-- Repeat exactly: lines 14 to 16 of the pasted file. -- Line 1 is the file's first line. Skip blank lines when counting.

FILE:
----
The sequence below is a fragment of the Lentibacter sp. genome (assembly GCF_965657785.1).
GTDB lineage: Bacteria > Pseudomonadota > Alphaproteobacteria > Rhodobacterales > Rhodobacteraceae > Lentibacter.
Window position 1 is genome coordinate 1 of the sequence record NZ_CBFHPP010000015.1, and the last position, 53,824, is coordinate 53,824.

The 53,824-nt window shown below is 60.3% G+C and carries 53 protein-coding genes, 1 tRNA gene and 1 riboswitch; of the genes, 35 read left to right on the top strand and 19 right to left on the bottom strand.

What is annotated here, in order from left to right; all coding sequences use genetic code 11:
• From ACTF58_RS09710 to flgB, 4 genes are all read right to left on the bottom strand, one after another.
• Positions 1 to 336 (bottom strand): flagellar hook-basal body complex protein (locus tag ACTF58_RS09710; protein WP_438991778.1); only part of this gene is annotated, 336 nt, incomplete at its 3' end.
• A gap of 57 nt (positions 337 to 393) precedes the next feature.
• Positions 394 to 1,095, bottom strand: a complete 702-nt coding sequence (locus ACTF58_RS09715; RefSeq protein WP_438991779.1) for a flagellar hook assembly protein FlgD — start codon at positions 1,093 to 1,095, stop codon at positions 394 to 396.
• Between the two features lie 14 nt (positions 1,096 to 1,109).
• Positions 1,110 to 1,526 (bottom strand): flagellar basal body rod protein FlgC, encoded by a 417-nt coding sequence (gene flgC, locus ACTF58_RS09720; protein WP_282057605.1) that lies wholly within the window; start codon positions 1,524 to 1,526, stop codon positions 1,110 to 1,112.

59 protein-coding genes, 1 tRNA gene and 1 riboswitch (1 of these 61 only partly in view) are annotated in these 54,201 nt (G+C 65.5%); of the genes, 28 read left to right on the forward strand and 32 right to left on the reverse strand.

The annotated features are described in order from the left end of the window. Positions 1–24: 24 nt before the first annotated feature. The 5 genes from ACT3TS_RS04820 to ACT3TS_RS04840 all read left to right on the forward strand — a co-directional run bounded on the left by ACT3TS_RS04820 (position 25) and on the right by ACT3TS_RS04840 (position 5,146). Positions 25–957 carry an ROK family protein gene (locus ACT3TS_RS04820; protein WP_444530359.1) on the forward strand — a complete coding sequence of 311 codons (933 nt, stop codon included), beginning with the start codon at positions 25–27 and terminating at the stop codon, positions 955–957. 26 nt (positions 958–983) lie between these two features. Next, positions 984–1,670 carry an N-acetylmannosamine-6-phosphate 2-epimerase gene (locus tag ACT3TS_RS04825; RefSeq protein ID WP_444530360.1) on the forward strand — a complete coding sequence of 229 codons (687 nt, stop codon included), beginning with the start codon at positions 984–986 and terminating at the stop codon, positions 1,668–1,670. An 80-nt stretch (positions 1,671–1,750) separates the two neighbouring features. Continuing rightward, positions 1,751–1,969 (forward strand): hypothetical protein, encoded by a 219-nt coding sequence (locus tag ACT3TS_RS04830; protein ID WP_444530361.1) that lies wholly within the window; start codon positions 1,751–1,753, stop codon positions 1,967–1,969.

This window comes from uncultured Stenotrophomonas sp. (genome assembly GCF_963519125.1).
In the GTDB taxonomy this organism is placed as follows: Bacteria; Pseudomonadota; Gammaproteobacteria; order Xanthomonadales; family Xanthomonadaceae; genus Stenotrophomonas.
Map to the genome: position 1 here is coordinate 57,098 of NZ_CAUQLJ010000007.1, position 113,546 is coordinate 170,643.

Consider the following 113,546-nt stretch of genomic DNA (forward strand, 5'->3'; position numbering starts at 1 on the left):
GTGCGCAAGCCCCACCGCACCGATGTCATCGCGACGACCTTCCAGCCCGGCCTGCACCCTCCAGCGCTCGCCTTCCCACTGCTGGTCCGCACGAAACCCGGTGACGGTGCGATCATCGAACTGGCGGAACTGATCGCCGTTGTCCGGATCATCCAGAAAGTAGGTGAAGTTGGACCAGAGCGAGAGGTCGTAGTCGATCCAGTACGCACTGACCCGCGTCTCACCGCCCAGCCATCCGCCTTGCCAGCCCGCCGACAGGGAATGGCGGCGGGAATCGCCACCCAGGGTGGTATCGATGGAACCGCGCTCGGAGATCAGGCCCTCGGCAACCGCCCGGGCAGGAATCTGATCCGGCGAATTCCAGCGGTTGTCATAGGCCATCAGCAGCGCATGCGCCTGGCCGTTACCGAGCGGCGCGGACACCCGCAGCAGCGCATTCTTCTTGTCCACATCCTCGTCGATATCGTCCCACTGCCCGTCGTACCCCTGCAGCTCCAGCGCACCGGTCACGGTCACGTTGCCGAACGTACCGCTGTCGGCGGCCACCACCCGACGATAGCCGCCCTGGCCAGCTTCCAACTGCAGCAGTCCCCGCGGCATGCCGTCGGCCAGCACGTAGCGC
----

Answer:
This window comes from uncultured Stenotrophomonas sp. (genome assembly GCF_963519125.1).
In the GTDB taxonomy this organism is placed as follows: Bacteria; Pseudomonadota; Gammaproteobacteria; order Xanthomonadales; family Xanthomonadaceae; genus Stenotrophomonas.
Map to the genome: position 1 here is coordinate 57,098 of NZ_CAUQLJ010000007.1, position 113,546 is coordinate 170,643.